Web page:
British literary critic and university teacher. He was made a CH in 1978.
Leavis was educated at Cambridge, first at the Perse School and then at Emmanuel College, where he taught from 1925. In 1929 he married Queenie Dorothy Roth, herself a notable critic and author of Fiction and the Reading Public (1932). Leavis's own first major book, New Bearings in English Poetry, also appeared in 1932, the year he founded the periodical Scrutiny, which was to run until 1953 and was the means of disseminating much of the new criticism written by Leavis and his followers. At this period Leavis moved to Downing College, Cambridge, where he became a fellow (1936) and created his own distinctive school of literary studies. In addition to his profound influence upon his pupils, Leavis wrote several major critical works, among them Revaluation (1936), The Great Tradition (1948), and The Common Pursuit (1952), which won him an international following. Some of his criticism was notorious, notably his debunking of Milton, but, more positively, he was an ardent advocate for D. H. Lawrence (in D. H. Lawrence, Novelist, 1955) and led the way to a more serious appreciation of Dickens (in Dickens the Novelist, 1970).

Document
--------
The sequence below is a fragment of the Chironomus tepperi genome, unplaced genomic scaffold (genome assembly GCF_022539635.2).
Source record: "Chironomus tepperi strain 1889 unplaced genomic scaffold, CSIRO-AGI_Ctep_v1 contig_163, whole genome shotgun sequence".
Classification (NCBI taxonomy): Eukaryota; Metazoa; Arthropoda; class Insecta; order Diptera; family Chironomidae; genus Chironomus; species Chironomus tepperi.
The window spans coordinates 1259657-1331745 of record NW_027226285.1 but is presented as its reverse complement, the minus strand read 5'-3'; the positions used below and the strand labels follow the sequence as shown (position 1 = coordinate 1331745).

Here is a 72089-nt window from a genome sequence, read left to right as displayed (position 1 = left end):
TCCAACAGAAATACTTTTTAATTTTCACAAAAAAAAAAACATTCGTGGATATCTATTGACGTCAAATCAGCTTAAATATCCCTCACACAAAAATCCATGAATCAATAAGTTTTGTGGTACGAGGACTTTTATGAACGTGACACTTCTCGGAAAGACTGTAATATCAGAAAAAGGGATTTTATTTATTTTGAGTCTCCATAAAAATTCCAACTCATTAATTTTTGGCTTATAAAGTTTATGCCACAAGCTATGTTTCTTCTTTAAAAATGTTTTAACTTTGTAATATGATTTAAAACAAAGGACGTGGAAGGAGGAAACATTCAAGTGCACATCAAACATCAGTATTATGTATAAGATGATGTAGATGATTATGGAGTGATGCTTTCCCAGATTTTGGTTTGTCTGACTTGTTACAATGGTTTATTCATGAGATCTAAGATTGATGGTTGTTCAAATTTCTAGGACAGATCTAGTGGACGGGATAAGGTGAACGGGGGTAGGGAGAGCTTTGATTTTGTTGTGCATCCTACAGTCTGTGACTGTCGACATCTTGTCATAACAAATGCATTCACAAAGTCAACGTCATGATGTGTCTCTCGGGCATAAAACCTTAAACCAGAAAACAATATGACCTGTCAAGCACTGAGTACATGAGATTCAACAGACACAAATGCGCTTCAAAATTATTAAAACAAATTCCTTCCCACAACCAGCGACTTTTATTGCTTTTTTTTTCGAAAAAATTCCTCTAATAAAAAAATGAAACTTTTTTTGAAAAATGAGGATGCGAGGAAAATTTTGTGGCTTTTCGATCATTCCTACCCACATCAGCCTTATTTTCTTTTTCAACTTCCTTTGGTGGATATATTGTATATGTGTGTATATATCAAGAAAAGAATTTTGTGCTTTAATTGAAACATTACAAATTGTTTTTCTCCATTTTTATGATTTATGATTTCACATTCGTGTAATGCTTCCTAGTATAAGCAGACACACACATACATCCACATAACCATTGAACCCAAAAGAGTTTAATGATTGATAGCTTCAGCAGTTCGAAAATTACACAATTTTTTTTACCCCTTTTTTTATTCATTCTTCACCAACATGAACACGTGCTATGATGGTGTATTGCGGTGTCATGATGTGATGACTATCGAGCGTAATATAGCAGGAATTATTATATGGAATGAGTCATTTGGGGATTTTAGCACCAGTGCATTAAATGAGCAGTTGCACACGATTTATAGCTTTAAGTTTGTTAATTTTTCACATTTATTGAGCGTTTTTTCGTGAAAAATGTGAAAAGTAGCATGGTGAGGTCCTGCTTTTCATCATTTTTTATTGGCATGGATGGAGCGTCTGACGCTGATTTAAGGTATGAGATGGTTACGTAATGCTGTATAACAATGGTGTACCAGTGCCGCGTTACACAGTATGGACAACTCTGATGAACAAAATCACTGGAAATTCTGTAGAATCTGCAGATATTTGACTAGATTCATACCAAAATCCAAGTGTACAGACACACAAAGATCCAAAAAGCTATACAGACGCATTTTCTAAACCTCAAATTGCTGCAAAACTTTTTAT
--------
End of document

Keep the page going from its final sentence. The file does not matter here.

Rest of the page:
After his retirement (1962) academic honours were heaped upon him. The same year he became embroiled in an infamous and ill-natured controversy with C. P. Snow over the ‘two cultures’ issue. His Clark Lectures (1967) at Trinity College, Cambridge, were published as English Literature in Our Time and the University (1969). Besides his Dickens study, Leavis also wrote in retirement Anna Karenina and Other Essays (1967), Lectures in America (1969; with his wife), Nor Shall My Sword (1972), and The Living Principle (1975).